The project strengthened the study and understanding of the social dimension of climate change. First, it fostered the abilities of the Mexican research team, and it contributes to improving the curricula of graduate courses in urban and population studies. Second, it helped to develop research networks among Mexican academics on issues of household environmental behavior and climate change distributive impacts. 

In terms of most recent outreach, the team organized a workshop for local state officials in Puebla, Mexico, in November 2018 to provide training on how to take into account climate change risks on local government plans. Representatives of 18 municipalities attended. Participants’ towns vary in their socioeconomic characteristics and their vulnerability to climate change facing varying challenges and priorities. As a result, the team has agreed to continue working with these municipalities in addressing specific issues (energy, waste, food security, water) in future workshops.

As a direct result of the PEER project, a group of Mexican researchers began to collaborate in studying the social dimensions of climate change, particularly those linked to food security and poverty, and Prof. Sanchez was appointed Chair of the Environment Research Network of the Latin American Association of Population Studies (2018-2020). Now that the project has ended, the team still needs to publish the climate change scenarios results as the manuscripts are being finalized for submission. The PI will keep working on the distributional impacts of climate change by considering a) changes on household structures; b) assessing the effect of higher public transfers and lower inequality between rural and urban settings. For that matter, the PI will employ macro-micro simulation methods, where scenarios results will be combined with household survey data. Datasets and documentation are available at https://climapob.colmex.mx/

Peer reviewed publications and proceedings:
Escoto, A y Sánchez, L “Índice Ponderado de Consumo de Electrodomésticos (IPCE): una propuesta de medición a partir de datos de encuesta en hogares para México” Realidad, Datos y Espacio, Inegi (accepted, forthcoming)
Sánchez Landy y Ana Escoto (2018) Sánchez, “Desigualdades en el consumo energético de los hogares en México” en Lezama (coord) Cambio Climático, ciudad y gestión Ambiental, El Colegio de México, México, D.F
Escoto Castillo, A.; Sánchez Peña, L.(2017) Diffusion of Electricity Consumption Practices in Mexico. Soc. Sci. 2017, 6, 144.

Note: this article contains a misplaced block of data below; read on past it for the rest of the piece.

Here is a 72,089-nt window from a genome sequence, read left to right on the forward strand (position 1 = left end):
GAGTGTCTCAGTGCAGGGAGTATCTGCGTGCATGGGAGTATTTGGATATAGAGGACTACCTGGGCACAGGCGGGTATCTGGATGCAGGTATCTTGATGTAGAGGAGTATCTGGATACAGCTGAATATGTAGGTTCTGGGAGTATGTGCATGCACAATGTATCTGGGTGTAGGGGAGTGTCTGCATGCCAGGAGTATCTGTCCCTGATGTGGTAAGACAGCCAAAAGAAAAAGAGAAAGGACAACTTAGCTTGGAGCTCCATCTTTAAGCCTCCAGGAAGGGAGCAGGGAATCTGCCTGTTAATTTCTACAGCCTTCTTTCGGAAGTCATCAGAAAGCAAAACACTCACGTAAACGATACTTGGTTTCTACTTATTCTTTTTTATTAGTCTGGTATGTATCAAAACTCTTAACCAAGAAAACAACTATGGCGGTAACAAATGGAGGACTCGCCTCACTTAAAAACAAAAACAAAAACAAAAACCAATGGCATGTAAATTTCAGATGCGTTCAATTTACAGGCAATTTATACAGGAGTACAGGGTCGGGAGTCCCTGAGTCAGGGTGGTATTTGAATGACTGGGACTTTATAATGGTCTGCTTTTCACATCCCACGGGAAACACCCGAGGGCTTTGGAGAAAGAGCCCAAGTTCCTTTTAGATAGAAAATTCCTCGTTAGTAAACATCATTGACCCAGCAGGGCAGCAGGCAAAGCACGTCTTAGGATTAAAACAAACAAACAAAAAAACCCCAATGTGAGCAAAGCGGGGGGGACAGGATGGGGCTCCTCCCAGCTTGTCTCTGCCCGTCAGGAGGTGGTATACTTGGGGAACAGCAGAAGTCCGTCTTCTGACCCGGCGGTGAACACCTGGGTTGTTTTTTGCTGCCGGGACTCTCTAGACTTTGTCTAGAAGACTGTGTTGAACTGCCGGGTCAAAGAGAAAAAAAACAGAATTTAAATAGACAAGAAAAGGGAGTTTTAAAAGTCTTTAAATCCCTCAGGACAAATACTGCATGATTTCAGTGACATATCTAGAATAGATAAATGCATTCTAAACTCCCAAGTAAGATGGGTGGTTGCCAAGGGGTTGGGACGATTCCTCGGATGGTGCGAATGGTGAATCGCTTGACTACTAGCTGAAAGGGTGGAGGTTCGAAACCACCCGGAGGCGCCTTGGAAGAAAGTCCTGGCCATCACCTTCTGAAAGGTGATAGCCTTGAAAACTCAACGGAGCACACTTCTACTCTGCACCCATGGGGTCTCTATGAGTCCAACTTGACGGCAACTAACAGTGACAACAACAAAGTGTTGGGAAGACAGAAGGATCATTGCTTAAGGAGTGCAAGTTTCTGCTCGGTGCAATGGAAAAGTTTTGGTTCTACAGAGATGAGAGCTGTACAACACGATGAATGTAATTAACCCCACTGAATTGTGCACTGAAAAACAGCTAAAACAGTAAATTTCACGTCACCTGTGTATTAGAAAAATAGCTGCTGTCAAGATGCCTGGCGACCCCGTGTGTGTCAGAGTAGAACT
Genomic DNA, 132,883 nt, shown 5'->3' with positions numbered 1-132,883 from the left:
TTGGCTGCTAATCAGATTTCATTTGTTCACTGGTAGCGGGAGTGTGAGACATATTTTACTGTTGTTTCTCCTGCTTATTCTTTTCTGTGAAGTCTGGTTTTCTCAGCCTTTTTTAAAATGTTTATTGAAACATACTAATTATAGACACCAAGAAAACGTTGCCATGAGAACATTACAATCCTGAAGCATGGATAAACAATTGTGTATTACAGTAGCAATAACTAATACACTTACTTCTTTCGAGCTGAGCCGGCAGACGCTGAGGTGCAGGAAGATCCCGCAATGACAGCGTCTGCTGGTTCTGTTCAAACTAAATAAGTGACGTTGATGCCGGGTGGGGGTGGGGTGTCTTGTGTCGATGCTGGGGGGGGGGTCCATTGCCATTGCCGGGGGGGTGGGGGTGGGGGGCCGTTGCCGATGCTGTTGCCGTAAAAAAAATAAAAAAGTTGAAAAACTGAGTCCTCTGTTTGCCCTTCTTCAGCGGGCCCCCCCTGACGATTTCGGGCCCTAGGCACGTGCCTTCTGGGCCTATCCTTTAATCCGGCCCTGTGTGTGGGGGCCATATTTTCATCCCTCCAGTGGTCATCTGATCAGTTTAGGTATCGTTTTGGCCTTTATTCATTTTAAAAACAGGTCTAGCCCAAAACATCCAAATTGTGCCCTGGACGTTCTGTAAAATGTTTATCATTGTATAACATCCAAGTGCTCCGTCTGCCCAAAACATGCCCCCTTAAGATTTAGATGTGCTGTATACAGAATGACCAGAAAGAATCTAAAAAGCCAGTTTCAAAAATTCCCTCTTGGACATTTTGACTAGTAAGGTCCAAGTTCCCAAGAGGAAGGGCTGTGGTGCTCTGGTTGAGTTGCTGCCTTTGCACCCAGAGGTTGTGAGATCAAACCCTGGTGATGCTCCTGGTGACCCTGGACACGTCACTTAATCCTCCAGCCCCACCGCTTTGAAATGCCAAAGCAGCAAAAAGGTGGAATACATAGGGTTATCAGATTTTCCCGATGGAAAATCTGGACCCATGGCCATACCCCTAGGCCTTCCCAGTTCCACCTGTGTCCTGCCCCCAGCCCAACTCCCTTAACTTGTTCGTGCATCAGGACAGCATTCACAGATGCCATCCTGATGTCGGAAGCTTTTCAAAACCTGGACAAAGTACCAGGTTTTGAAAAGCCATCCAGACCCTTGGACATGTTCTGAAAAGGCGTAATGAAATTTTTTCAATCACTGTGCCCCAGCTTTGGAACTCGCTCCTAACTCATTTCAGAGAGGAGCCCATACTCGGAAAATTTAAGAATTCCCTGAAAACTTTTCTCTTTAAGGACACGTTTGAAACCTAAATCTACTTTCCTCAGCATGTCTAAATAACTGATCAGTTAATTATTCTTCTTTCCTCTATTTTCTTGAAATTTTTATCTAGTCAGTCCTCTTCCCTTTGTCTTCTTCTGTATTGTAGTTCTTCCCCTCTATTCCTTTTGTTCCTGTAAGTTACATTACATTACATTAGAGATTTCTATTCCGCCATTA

Ana Escoto, Landy Sánchez & Sheila Gachuz. (2017) “Trayectorias Socioeconómicas Compartidas (SSP): una nueva manera de comprender el cambio climático” Revista de Estudios Demográficos y Urbanos, Núm. 96, septiembre-diciembre 2017
Escoto, Ana, Landy Sánchez & Gabriela Pérez. “Hogares y consumo de energía eléctrica en México”, Revista Espinhaço, 2016, 5(2): 30-43
Sánchez Peña, Landy (2016) “Ingresos y consumo energético de los hogares en el Distrito Federal” en: Aguilar, Adrián Guillermo, La Ciudad de México en el Siglo XXI, SECITI- Miguel Ángel Porrúa, D.F.,
Sánchez Peña, Landy (2015) “Sustentabilidad y equidad: reflexiones en torno a la agenda latinoamericana post 2015” R. bras. Est. Pop., Rio de Janeiro, v.32, n.3, p.599-607, set./dez. 2015
Sánchez Peña, Landy (2015) “Integrando la sustentabilidad a las metas de desarrollo”; Coyuntura Demográfica No. 8; México, D.F. p. 81-89 

Journal References:

Escoto Castillo, A.; Sánchez Peña, L.(2017) Diffusion of Electricity Consumption Practices in Mexico. Soc. Sci. 2017, 6, 144.
Ana Escoto, Landy Sánchez & Sheila Gachuz. (2017) “Trayectorias Socioeconómicas Compartidas (SSP):
una nueva manera de comprender el cambio climático” Revista de Estudios Demográficos y Urbanos, Núm. 96, septiembre-diciembre 2017
Escoto, Ana, Landy Sánchez & Gabriela Pérez. “Hogares y consumo de energía eléctrica en México”, Revista Espinhaço, 2016, 5(2): 30-43

Book references and other research outputs:
Sánchez Landy y Ana Escoto (2018) Sánchez, “Desigualdades en el consumo energético de los hogares en México” en Lezama (coord) Cambio Climático, ciudad y gestión Ambiental, El Colegio de México, México, D.F
Sánchez Peña, Landy (2016) “Ingresos y consumo energético de los hogares en el Distrito Federal” en: Aguilar, Adrián Guillermo, La Ciudad de México en el Siglo XXI, SECITI- Miguel Ángel Porrúa, D.F.,Landy Sánchez, Cambio climático y desigualdades emergentes en México, Editorial Post. Animal Politico,
https://www.animalpolitico.com/blogueros-blog-invitado/2018/06/12/cambio-climatico-y-desigualdadesemergentes-en-mexico/
Landy Sánchez, Cambio climático. Informe Desigualdades en México 2018. El Colegio de México-BBVA. Mexico City